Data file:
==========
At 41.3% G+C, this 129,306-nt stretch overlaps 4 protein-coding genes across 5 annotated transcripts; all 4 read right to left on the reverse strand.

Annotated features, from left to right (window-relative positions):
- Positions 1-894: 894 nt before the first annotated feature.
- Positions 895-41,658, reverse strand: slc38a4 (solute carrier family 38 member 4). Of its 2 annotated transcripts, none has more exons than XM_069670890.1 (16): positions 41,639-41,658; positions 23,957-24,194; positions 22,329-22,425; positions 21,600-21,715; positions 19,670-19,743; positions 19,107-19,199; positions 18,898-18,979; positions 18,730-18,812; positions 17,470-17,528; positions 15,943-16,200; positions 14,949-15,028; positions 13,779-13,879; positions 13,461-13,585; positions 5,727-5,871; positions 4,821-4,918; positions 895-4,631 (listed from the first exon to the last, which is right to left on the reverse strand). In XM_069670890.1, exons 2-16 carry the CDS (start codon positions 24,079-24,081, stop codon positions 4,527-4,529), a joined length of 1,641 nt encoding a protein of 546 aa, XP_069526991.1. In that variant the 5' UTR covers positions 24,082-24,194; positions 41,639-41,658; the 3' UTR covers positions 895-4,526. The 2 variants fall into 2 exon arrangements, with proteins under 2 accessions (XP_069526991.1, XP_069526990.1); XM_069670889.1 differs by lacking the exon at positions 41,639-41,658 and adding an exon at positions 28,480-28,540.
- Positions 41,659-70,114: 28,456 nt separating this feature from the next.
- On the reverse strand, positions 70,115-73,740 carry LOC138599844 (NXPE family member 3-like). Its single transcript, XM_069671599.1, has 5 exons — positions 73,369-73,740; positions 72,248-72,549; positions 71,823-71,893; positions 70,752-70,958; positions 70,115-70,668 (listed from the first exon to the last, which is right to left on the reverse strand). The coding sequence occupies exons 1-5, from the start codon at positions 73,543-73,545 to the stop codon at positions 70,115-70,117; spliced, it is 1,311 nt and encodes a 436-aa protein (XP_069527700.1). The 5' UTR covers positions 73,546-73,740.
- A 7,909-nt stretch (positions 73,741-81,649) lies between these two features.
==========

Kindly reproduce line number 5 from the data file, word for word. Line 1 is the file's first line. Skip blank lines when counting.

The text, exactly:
- Positions 41,659-70,114: 28,456 nt separating this feature from the next.